Many South African companies are sitting on huge amounts of information, and are losing out on the competitive edge it could give them. This is according to Yudhvir Seetharam, head of analytics for FNB Business.
Big Data allows businesses to extract value (insights) from information from various data sources from public (social and other online sources) and private or commercial sources ie: internal company databases. This information can “produce actionable insights” including targeting new revenue sources or a previously unexplored customer base, and streamlining operations.
This is especially true for key sectors who, because of global business challenges and developments are sensitive to economic cycles, says Seetharam, such as agriculture, retail, healthcare, financial services and franchising.
Here are how these 5 sectors can stand to profit big from Big Data.
The agricultural industry can utilise data predominantly to increase operational efficiency. Faced with drought conditions, South Africa more than ever requires the agricultural sector to optimise what it has, with the assistance of Big Data.
“Apart from supply side efficiency, farmers can use big data to forecast demand for their crops, yield on their crops, as well as potential land size and usage of the land. This data will significantly help individual farmers when aggregated across geographical regions,” adds Seetharam.
Financial institutions have a mountain of data accessible to them via their customers. This can intelligently lead to better sales and service strategies, within the constraints of responsible usage.
Banks, insurance providers and asset managers can utilise analytics to increase their revenue, decrease costs and increase customer satisfaction and retention.
The healthcare sector is looking for ways of increasing accessibility and affordability while maintaining costs. Once again, Big Data can be used to determine the best geographic location to place these hospitals, along with insight into trends and potential solutions in medical research.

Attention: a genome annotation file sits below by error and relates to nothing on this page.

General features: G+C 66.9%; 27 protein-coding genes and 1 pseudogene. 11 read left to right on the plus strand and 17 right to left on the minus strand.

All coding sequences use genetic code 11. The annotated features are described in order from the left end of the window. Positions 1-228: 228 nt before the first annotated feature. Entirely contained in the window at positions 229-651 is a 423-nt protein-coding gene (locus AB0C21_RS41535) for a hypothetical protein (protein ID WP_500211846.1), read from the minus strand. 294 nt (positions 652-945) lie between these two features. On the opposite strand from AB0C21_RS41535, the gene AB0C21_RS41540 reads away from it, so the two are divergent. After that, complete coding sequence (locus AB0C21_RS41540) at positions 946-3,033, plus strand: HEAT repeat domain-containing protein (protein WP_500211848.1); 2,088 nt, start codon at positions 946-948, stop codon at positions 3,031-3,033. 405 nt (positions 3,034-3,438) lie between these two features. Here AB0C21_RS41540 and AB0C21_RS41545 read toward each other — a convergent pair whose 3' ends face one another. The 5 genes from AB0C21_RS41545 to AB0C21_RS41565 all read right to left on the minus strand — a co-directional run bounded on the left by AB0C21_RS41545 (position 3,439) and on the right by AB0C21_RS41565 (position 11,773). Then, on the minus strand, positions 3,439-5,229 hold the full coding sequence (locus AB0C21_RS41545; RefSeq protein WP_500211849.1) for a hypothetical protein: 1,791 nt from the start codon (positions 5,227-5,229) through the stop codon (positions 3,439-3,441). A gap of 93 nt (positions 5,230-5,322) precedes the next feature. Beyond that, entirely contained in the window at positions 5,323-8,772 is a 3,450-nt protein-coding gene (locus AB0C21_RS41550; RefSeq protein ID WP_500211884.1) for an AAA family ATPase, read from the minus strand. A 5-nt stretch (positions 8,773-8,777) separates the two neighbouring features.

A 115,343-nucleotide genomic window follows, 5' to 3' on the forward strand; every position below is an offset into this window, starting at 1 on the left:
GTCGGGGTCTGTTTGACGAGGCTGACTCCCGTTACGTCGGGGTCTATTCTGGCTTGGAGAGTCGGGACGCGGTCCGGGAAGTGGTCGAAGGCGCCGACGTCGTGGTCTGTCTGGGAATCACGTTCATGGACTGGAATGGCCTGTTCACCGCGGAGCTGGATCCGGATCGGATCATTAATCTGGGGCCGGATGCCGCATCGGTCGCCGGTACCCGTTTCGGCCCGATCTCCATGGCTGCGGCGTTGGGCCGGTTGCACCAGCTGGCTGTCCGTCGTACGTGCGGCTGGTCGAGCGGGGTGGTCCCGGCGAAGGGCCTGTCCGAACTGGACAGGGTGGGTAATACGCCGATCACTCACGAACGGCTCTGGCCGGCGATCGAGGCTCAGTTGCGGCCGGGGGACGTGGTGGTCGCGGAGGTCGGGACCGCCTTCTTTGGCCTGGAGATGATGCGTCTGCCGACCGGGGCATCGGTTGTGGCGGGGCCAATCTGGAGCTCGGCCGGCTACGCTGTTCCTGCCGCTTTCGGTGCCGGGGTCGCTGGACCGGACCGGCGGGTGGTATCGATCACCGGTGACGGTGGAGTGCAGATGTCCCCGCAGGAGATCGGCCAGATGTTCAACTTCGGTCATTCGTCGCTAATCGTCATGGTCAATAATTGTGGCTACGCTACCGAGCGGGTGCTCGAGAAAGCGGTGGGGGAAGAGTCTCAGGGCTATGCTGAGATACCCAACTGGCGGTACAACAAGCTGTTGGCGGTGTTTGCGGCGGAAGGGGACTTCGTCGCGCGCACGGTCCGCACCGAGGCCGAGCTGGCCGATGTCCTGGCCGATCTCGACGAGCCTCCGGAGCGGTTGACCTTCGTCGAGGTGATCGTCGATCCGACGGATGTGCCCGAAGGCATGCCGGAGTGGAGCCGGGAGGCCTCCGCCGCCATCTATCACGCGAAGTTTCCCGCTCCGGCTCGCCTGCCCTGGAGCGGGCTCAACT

The prediction of epidemics, assistance in finding a cure for diseases and an overall increase in the quality of living can be extracted with the use of Big Data.
Seetharam says not only do we have apps and devices that monitor our health, but there are now apps that even assist in self-diagnosis of medical conditions – within reason. This data is pollinated across industries, such as insurance companies, who build health and fitness reward programmes for the clients, and monitor this data through these apps and devices.
From a demand perspective, consumers are attracted either to the brand of a retailer, the price of a product, or the necessity of that product. Retailers can take advantage of big data to increase their branding in the minds of consumers with smart marketing strategies, along with positioning of products within their stores.
The surfacing of multinational franchises in the fast food and restaurants sector has intensified competition, putting local franchises under pressure. These franchises have been using Big Data analytics for some time and capitalise on the insights when expanding to emerging economies.